Evelyn Waugh, Winston Churchill and Boris Johnson

Boris Johnson, ex-Mayor of London and gadfly without portfolio of the Conservative Party, has written a book about his hero Winston Churchill. Entitled The Churchill Factor, this was published to much acclaim in 2014 and was excerpted in the Daily Telegraph. In the book, Johnson mentions several times Evelyn Waugh’s enmity toward Churchill. Your correspondent, alas, missed this discussion when the book was published, even though a portion of it was included in the Telegraph’s excerpt. But it is mentioned in a recent weblog posting. creating a new opportunity for our consideration. Here is Johnson’s basic position:

There are some people…who may be tempted to dismiss or downplay the virtuosity of Churchill as a writer …. Indeed, he has always had his detractors. Evelyn Waugh, that inveterate Churchill-basher, said he was a “master of sham-Augustan prose”, with “no specific literary talent but a gift of lucid self-expression”. After reading Churchill’s Life of his father Randolph, Waugh dismissed it as a “shifty barrister’s case, not a work of literature”…

Why did Waugh sneer at Churchill’s writings? Notice that he–Waugh–had actually tried to emulate Churchill in the 1930s and got himself sent out to cover a war in Abyssinia. He produced Scoop of course, one of the great stylistic landmarks of the twentieth century. But his reporting had nothing like the same journalistic impact as Churchill’s. Is it that Waugh was just a teensy bit jealous? I think so; and it was not just because Churchill had become so much more famous than Waugh had been, by the time he was twenty five, but that he had made such stupendous sums from writing. And that for most journalists, alas, is the truly sensitive point for comparison

Johnson calls up Waugh’s criticism again to compare his reporting to Churchill’s reports from Malakand and the Sudan:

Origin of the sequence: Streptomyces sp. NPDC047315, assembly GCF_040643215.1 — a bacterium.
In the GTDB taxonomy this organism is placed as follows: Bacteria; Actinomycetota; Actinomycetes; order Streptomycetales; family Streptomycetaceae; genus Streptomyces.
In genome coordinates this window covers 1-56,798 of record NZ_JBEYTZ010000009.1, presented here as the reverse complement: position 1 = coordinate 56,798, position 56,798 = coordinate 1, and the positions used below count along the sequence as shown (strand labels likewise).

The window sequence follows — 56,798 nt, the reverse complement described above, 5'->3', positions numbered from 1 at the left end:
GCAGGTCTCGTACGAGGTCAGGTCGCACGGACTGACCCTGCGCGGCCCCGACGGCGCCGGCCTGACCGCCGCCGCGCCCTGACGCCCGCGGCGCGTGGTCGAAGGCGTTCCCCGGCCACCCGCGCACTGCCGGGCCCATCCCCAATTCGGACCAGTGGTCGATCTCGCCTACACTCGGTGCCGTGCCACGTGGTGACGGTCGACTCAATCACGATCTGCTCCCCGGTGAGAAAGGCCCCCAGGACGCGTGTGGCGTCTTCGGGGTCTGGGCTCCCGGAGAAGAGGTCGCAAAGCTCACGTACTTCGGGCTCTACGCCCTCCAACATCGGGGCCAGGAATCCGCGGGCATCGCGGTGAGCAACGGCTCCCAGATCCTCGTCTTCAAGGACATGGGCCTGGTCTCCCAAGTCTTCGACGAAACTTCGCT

The reason Churchill has lasted, and the reason his phrases are still on people’s lips, is that he could employ so many styles, not just the pseudo Gibbonian periods [attacked by Waugh], but Anglo-Saxon pith. Some chicken, some neck. We will fight them on the beaches. Blood, toil, tears and sweat, etc. 

Finally, Johnson refers to Waugh’s dismissal of Churchill’s ability to rally the nation:

Here is our old friend Evelyn Waugh taking the opportunity of [Churchill’s] death in 1965 to put the boot in again. ‘Rallied the nation indeed! I was a serving soldier in 1940. How we deplored his orations.’ Churchill was a ‘radio personality’ who had outlived his prime, said Waugh.

Although not mentioned by Johnson, there is an element of ingratitude in Waugh’s positions since Churchill was among those instrumental in securing Waugh a commission in the Royal Marines at a time when the service establishment was inclined to reject him because of his age, if nothing else. And Churchill was at least indirectly responsible for lifting him out of bureaucratic limbo in 1944 by backing Fitzroy McLean’s decision to support the Partisans in Yugoslavia and posting his son Randolph there on a liaison mission, where Waugh joined his staff. A more detailed and balanced account of Waugh’s attitude may be found in the essay by John Howard Wilson on the subject in the 2005 collection edited by Carlos Villar Flor and Robert Murray Davis, Waugh without End. 

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